It’s me again.
When last I corresponded with you, I pointed out how your understanding of why terrorists have attacked us (and continue to seek to attack us) is on par with your understanding of physical fitness. I also invited you to debate these issues — I enjoy tee ball — but I haven’t yet heard back about that. I’m sure your response is forthcoming.
Anyway, having made my point about your batshit crazy understanding of foreign policy, I thought I would write you a letter about your recent sputterings on American politics, specifically the midterm elections.
Now, political prognosticators and commentators can get things wrong and often do — just see a certain column I wrote predicting the Senate would flip to the GOP. But there is a difference between reasonable analysis that gets things wrong and the type of analysis that you provide, which could just have easily come from the craziest patient on a mental ward.
For instance, speaking of the results of the midterm elections, you said Friday on HBO’s “Real Time with Bill Maher,” “White America does not like having a black president. That is just the sad truth.”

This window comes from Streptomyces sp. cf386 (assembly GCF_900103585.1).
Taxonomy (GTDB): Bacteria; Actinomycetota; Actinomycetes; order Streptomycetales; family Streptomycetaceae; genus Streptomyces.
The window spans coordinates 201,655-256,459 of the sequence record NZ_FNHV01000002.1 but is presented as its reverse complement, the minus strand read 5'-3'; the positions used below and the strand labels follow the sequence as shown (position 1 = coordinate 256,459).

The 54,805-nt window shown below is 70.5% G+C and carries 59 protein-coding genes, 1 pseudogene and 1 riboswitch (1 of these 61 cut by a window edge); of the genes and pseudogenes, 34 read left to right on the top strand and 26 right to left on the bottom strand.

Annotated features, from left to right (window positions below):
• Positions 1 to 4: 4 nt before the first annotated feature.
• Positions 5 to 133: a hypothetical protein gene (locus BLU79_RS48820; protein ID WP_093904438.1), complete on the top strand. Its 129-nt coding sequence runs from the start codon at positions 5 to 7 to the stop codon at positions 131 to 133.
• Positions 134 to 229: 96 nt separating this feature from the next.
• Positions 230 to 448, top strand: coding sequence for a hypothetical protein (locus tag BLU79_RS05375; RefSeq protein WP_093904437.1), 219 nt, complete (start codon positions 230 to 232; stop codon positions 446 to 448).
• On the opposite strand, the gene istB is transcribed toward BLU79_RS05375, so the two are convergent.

What you were suggesting, I surmise, is that the Tea Party energy that overwhelmingly went to the polls to vote out Democrats was motivated by racism toward the president.
Of course, there are at least two big problems with this thesis: Allen West of Florida and Tim Scott of South Carolina.
West and Scott are black Republicans elected during the midterm elections who were backed by the Tea Party. Since they came from districts that were overwhelmingly white, we can also say they were backed by specifically white conservatives — the very conservatives you suggested were motivated by racism.
In fact, in the case of West, no other black representative in Congress comes from a district so decidedly white. Just around 5 percent of West’s district is black while roughly 75 percent of the district is white. Which is to say that in the political microcosm that is Florida’s 22nd District, it was mainly white conservatives and moderates that came out to strongly support a black Tea Party-backed candidate.
In other words, Michael, these supposedly racist white Tea Party voters didn’t care about West’s race. They cared about his ideas. Could it be that the Tea Party opposition that has sprouted up against Obama is motivated largely by the president’s ideas and policies, and not the color of his skin?
Be careful, Michael. I know that concept could very well make your brain explode.